Fuchsias are a staple of British gardens, these perennial shrubby plants are found everywhere. Grown for their bright flowers, which with a little attention can flower all summer, and hardiness for those cold British winters. The first written description of a Fuchsia comes from 1690 by the French monk Minim after he discovered them on the Caribbean island of Hispaniola. There are over 100 different types of Fuchsia, most of them originating from South America. With a little care and attention, they can look good year after year in UK gardens.
Fuchsia plant, sun or shade?
If you are planning on or have just bought your first fuchsia you may be wondering where to plant it in your garden. Does a fuchsia plant like sun or shade? or maybe a bit of both?
Well, worry not, today I will be giving you all the tips you need for position your fuchsia to help optimise its growing conditions.
Where to plant a fuchsia
Fuchsia love to be in partial shade, avoid planting in direct sunlight as this can lead to issues such as leaf burn and even the death of your fuchsia plant if the conditions are extreme. Partial shade is preferred as this way your fuchsia will still get some sun but not too much.
If you don’t know what areas of your garden are sunny, shady or partial shade then taking the time to figure this out is highly advised. Next time you get a sunny day in the garden take note of sunny and shady spots at different times of the day. All plants have different tolerances to sunny or shady conditions and getting this right will really improve your garden.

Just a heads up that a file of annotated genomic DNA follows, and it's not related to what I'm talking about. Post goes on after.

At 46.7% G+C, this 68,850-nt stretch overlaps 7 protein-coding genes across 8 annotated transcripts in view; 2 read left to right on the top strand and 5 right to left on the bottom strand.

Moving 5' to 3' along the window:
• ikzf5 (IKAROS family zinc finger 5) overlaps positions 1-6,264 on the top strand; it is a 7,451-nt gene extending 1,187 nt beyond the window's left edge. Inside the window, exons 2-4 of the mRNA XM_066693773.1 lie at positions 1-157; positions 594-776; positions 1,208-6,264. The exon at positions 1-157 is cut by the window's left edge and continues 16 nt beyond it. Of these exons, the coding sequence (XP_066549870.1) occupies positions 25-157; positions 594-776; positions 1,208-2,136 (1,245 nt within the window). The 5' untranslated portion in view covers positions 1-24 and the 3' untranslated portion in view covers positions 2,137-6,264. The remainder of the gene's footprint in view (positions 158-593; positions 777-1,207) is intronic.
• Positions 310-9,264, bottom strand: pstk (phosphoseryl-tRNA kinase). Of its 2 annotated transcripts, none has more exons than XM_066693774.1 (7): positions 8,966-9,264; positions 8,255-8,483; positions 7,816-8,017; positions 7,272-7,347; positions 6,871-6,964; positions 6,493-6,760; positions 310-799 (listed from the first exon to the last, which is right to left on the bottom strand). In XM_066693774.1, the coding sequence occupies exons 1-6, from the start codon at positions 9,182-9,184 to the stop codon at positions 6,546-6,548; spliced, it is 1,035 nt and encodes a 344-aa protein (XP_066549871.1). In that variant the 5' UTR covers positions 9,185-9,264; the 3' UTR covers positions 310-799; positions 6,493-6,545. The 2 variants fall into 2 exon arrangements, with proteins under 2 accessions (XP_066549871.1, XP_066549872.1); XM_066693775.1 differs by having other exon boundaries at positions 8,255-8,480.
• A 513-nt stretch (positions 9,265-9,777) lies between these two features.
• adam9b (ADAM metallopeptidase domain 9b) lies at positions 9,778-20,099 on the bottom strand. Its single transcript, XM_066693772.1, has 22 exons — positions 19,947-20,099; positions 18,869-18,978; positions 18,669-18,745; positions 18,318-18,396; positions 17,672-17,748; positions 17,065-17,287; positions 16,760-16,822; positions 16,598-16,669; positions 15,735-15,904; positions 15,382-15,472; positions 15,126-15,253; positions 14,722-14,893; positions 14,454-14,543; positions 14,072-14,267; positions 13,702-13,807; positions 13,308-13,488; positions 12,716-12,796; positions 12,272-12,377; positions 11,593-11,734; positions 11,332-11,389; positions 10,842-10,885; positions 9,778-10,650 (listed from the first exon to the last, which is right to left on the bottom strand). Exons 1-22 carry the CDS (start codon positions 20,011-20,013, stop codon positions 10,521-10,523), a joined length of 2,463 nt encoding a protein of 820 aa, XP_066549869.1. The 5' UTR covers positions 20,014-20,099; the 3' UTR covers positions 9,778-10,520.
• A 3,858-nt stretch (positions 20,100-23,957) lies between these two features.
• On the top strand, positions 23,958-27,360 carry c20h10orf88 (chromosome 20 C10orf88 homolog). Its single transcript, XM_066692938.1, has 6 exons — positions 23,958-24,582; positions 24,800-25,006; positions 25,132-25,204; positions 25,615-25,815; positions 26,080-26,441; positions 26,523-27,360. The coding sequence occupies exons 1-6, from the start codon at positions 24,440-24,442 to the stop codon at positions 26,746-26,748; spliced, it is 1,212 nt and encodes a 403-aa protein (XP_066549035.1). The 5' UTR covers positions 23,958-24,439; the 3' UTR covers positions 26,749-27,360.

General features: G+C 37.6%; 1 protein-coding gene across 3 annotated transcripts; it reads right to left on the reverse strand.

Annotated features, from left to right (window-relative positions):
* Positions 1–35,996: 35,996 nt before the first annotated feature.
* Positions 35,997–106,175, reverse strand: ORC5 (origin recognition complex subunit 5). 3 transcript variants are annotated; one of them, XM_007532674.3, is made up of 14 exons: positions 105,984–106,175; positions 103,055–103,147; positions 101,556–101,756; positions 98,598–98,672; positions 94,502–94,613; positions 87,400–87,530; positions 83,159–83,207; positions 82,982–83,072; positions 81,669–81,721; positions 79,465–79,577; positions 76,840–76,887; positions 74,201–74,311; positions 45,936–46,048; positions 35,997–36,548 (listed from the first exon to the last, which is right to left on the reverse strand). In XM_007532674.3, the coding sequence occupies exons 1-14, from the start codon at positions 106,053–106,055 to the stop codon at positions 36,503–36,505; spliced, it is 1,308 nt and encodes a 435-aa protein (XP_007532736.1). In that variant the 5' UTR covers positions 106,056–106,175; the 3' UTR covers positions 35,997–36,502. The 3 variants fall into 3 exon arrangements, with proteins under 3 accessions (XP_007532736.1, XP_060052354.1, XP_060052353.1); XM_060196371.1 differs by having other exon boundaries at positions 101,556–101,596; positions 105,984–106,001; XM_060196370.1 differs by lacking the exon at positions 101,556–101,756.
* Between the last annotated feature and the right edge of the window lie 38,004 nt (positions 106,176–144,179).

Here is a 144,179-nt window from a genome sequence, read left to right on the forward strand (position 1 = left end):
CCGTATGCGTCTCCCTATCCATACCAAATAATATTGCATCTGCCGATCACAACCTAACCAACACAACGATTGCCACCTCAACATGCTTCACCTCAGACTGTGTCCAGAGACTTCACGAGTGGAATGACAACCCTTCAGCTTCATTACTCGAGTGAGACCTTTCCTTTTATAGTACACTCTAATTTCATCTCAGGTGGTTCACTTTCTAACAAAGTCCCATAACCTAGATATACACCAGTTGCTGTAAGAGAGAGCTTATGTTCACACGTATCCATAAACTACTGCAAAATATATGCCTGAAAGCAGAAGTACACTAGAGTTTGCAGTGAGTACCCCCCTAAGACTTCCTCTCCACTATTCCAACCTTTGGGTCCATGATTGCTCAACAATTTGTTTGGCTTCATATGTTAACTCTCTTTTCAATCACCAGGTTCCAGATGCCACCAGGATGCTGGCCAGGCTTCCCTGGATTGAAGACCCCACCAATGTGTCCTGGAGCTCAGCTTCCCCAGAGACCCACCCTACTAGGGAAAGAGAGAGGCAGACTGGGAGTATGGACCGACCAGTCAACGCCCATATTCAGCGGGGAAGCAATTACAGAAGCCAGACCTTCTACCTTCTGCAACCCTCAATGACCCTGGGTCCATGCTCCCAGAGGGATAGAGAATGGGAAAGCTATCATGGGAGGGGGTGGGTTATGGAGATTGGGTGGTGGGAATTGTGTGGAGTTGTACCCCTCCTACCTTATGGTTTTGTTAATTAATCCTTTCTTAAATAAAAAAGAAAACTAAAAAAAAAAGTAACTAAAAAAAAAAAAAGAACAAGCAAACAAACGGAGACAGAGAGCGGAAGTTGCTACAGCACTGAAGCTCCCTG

It is also important to consider the wind when planting your fuchsia. Those beautiful flowers that fuchsia are known for are delicate. Grow them in a windy spot and you may just find the flowers all simply blow away in the wind.
So a sheltered, partially sunny spot is perfect. But what about soil?
Fuchsia can deal well with most common soil types so this is not much of an issue. What is more important is the drainage. Fuchsia do not like to be overly wet, particularly the roots. If your roots are waterlogged you will end up with an unhappy, unhealthy plant. On this flip side of this, they also don’t like being overly dry. Try to find a moist but not waterlogged area of the garden.
When planting up your fuchsia into the garden I always advise adding plenty of organic manure into the hole before planting. This will give your plant a good start and encourage strong root growth. Fucshia don’t like being moved so choosing the perfect spot is more important here than it is with a lot of other plants, so take your time and make sure you find the perfect spot.